For Fourth of July, we usually throw a little get-together with friends to watch the fireworks from our apartment. We happen to face the big show the mall puts on, and although we’re only half way up the building and part of the view is blocked by other buildings, we still get a decent look at how the merchants of Ala Moana are burning up their money each year. You can check out a few more fireworks photos from this year by clicking on this one below.

Ala Moana 4th of July fireworks. © 2013 Sugar + Shake

Over the years, we’ve gotten smarter about what we serve so we aren’t stressed-out party hosts. Key lessons learned: serve food that tastes great when made ahead and reheated (e.g. slow-cooked meats) and batched drinks.

Normally, we do a sangria based on the recipe from Hudson Yards (now closed) in Mix, Shake, Stir. But this year, I really wanted to make a carved watermelon punch bowl. I know. I’m a nut.

Okolehao Watermelon Punch. © 2013 Sugar + ShakeIt would have been far easier if I just followed a punch recipe, but I decided to come up with my own. Because carving a watermelon wasn’t going to complicate my life enough. (Helpful tip: It ain’t as easy as a pumpkin.) I originally had ambitious plans for making watermelon-gin gelatin “ice” cubes (yeah, that’s just fancy talk for square Jello shots) to go in the punch glasses, but I abandoned that plan when I realized how much time—and room in the fridge—it was going to take up. Both in short supply with a weekday Fourth.

After some experimenting, I came up with this ‘Ōkolehao Watermelon Punch. ‘Ōkolehao is “Hawaiian moonshine,” made from the ti plant. It packs a pretty stiff punch and, interestingly, has a lingering taste of bananas. (There aren’t any in it.) There are a couple of places making it: Haleakala Distillers and Island Distillers. The former makes what’s actually an ‘ōkolehao liqueur (it’s labeled as such on the bottle), whereas the latter—what I used for this punch—is made truer to the original recipe. Allegedly, the name “‘ōkolehao,” which translates as “iron bottom,” comes from the shape of the pots once used to make the spirit.

While researching punch ratios, it seemed that most contained a base spirit, one or two liqueurs, a juice or soda and sometimes a syrup and/or wine/bubbles. I used the ‘ōkolehao as the base and added watermelon juice, maraschino liqueur, a raspberry-rose cordial and prosecco. The small tasting sample I made was a bit of an ass-kicker, but somehow when I made the full-size batch it ended up more mellow. In fact, it was very easy-drinking. Scary easy.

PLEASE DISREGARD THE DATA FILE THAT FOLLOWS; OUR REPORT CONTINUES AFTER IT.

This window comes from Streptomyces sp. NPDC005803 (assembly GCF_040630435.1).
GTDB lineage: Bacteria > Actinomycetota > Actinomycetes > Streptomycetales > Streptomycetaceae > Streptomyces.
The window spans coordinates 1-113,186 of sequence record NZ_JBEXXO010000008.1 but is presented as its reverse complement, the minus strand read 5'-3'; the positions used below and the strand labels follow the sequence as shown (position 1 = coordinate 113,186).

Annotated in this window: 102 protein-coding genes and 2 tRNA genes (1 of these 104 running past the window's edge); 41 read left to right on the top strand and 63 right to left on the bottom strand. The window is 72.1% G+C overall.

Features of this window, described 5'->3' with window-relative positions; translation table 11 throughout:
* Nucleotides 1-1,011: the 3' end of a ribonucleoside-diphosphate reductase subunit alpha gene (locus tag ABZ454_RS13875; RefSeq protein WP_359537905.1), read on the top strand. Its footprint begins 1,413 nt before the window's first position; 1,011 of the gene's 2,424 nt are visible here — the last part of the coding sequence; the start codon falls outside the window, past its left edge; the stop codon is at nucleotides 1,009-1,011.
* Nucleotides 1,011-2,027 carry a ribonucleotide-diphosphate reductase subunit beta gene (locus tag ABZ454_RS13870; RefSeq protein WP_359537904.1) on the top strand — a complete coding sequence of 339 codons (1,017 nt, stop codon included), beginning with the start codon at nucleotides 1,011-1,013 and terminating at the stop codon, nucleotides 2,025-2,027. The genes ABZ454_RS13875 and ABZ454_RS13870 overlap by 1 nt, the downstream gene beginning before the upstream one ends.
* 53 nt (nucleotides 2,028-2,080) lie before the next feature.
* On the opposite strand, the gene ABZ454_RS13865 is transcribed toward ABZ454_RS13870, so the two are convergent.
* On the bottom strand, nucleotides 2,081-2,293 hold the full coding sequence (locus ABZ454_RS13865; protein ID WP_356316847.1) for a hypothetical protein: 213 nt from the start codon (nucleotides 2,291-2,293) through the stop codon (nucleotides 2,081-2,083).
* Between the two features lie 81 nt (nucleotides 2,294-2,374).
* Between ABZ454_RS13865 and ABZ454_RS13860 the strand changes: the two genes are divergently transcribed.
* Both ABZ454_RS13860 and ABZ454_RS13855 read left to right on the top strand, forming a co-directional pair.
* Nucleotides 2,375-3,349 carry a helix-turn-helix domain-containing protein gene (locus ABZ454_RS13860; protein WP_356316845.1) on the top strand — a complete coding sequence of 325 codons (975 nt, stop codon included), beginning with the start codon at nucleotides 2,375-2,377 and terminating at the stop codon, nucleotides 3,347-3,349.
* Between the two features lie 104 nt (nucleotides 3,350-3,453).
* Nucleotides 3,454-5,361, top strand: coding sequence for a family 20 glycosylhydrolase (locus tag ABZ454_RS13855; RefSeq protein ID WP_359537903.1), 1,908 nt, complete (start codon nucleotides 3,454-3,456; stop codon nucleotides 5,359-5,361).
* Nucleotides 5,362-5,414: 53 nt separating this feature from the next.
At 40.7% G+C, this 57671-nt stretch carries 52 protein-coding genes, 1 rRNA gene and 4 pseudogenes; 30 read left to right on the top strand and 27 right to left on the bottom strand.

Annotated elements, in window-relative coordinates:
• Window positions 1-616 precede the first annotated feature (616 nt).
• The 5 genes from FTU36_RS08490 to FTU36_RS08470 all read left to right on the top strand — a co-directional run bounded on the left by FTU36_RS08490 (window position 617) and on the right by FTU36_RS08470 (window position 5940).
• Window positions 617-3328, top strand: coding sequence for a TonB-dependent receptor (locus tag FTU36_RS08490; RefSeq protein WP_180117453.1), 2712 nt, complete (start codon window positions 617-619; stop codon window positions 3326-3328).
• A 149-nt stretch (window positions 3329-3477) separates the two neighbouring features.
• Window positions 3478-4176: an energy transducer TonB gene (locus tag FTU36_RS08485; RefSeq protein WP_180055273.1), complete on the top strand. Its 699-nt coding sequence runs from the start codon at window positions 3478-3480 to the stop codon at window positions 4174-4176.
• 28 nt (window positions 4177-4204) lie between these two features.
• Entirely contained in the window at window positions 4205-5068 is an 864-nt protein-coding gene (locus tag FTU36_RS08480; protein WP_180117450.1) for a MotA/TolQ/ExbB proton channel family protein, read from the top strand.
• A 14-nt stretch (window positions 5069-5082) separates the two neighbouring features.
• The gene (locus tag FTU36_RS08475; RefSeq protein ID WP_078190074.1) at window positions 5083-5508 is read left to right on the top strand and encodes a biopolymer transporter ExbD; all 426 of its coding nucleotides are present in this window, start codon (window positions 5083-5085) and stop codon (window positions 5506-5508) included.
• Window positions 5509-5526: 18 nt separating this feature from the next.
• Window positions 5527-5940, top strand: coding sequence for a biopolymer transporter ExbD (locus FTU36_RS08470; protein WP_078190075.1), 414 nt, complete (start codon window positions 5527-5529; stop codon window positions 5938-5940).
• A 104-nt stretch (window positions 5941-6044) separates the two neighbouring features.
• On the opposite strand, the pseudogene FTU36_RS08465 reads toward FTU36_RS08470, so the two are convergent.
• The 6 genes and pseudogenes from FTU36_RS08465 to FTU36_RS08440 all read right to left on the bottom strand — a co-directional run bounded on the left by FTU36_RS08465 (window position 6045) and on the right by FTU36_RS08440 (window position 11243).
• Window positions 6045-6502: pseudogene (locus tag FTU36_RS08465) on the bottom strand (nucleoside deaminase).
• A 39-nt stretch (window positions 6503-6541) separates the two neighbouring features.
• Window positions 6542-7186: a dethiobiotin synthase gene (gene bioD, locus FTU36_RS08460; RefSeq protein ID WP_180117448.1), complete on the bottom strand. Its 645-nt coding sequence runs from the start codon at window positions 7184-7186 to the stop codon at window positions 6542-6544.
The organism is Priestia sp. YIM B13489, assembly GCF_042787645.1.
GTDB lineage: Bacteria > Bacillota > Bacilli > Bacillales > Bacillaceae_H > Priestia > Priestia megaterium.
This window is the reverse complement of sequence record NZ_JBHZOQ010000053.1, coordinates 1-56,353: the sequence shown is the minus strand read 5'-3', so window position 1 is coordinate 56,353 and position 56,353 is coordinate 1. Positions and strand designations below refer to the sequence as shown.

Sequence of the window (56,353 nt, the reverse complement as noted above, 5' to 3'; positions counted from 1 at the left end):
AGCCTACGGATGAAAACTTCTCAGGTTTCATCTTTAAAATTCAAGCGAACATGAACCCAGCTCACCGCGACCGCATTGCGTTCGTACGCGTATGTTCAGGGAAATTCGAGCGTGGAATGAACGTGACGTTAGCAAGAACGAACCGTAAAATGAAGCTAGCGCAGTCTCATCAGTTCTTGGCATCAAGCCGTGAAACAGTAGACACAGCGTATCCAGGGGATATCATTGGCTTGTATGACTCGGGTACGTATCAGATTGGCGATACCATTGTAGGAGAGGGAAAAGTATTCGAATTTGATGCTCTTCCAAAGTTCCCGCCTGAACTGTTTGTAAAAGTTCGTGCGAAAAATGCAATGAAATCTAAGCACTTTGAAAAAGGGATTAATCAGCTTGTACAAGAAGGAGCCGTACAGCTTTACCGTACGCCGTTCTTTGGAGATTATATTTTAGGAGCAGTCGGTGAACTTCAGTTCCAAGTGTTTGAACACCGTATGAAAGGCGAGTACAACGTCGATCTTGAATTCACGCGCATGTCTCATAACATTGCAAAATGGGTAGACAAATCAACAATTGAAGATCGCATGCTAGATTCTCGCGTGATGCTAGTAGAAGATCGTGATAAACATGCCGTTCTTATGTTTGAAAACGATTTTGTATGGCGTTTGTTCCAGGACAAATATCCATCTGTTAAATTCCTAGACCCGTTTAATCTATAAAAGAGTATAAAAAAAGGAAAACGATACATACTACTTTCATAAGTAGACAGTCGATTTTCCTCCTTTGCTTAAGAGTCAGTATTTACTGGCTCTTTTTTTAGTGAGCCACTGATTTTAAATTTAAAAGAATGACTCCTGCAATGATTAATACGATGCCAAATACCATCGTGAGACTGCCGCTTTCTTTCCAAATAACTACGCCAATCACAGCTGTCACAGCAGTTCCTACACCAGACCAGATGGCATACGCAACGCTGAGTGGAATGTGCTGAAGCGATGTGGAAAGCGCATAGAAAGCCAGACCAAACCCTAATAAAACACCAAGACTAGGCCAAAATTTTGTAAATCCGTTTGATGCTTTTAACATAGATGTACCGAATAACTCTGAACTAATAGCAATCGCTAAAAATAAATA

Fourth of July fun at the Sugar + Shake house. Punch time! © 2013 Sugar + Shake

I meant to post this right after July 4th, but obviously things have gotten away from me. There’s still plenty of summertime left, though, so go find yourself a watermelon!

Watermelon punch bowl tips:

If you’re going to be a nut like me and carve the watermelon, it’s your choice if you want to do it while the watermelon’s whole, or after you’ve hollowed it out. I did it while hollowed out, but I really can’t say which would be easier. To make the flower designs on mine, I used a rubber mallet and a metal cookie cutter and gave the cookie cutter a few thwacks to imprint the pattern lightly on the melon skin. Then I used linoleum cutters and pumpkin carving tools to etch the flowers in.

If you’re using the watermelon as a punch bowl, be sure you get one that will stand up on its end without toppling over. You may need to carefully flatten the end, but watermelons are slippery and the skin’s pretty tough, so BE CAREFUL.

Okoleohao Watermelon Punch: All this, plus prosecco. © 2013 Sugar + Shake

‘Ōkolehao Watermelon Punch

Consider this recipe a “base unit” and multiply to fit the size watermelon you have. Or, skip the watermelon and make it in a large pitcher or normal punch bowl. I used a smallish, 18-pound watermelon (water weight’s a bitch) and the punch filled it about ¾ full.

Start the punch process the night before so the mixture has time to mellow and the watermelon “ice” has time to freeze.

  • 1 smallish watermelon (or buy the pre-cut chunks from the supermarket)
  • 1 750ml bottle prosecco, chilled
  • ¾ cup ‘ōkolehao
  • ¾ cup maraschino liqueur
  • ¾ cup Belvoir Raspberry & Rose cordial
  • 1½ cups watermelon juice, strained (made from the above watermelon)

Reserve a good amount of watermelon to freeze and use as “ice cubes” so your punch doesn’t dilute. (Eat them after the punch is gone for a nice boozy snack.) I cut mine with a cookie cutter to make cute shapes. Cubes are totally fine for the less crazily-ambitious.

Purée watermelon and strain using a fine-mesh strainer lined with a coffee filter. You need 1½ cups of strained juice per “base unit” of punch. (You can save the purée solids to put into smoothies, if you’re into that sort of thing.)

Combine ‘ōkolehao, maraschino liqueur, raspberry-rose cordial and watermelon juice in a container. Mix and refrigerate overnight, or at least a few hours.

To serve, put the frozen watermelon “ice” into the watermelon punch bowl. Add the punch mixture and then the prosecco. Stir with a wooden spoon and serve.